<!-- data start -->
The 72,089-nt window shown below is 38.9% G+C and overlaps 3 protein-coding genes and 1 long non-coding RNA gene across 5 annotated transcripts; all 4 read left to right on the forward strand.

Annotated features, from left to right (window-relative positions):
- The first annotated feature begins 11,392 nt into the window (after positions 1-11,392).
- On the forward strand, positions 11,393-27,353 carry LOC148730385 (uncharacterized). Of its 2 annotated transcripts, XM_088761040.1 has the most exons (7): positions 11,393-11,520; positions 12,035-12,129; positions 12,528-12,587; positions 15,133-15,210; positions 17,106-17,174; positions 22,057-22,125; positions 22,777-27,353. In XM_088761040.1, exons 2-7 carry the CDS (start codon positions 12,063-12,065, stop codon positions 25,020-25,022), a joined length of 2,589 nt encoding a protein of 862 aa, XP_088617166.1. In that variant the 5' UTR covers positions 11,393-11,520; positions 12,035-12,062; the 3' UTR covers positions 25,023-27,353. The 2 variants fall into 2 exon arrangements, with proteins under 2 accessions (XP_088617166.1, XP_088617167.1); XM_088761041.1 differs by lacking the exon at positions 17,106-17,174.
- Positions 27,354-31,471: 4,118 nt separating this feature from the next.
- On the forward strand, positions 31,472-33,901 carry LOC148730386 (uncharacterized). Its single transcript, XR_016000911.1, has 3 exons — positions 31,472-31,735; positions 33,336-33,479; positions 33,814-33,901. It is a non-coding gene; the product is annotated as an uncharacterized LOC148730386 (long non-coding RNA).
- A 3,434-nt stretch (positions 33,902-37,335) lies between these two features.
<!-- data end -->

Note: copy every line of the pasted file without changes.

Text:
The 72,089-nt window shown below is 38.9% G+C and overlaps 3 protein-coding genes and 1 long non-coding RNA gene across 5 annotated transcripts; all 4 read left to right on the forward strand.

Annotated features, from left to right (window-relative positions):
- The first annotated feature begins 11,392 nt into the window (after positions 1-11,392).
- On the forward strand, positions 11,393-27,353 carry LOC148730385 (uncharacterized). Of its 2 annotated transcripts, XM_088761040.1 has the most exons (7): positions 11,393-11,520; positions 12,035-12,129; positions 12,528-12,587; positions 15,133-15,210; positions 17,106-17,174; positions 22,057-22,125; positions 22,777-27,353. In XM_088761040.1, exons 2-7 carry the CDS (start codon positions 12,063-12,065, stop codon positions 25,020-25,022), a joined length of 2,589 nt encoding a protein of 862 aa, XP_088617166.1. In that variant the 5' UTR covers positions 11,393-11,520; positions 12,035-12,062; the 3' UTR covers positions 25,023-27,353. The 2 variants fall into 2 exon arrangements, with proteins under 2 accessions (XP_088617166.1, XP_088617167.1); XM_088761041.1 differs by lacking the exon at positions 17,106-17,174.
- Positions 27,354-31,471: 4,118 nt separating this feature from the next.
- On the forward strand, positions 31,472-33,901 carry LOC148730386 (uncharacterized). Its single transcript, XR_016000911.1, has 3 exons — positions 31,472-31,735; positions 33,336-33,479; positions 33,814-33,901. It is a non-coding gene; the product is annotated as an uncharacterized LOC148730386 (long non-coding RNA).
- A 3,434-nt stretch (positions 33,902-37,335) lies between these two features.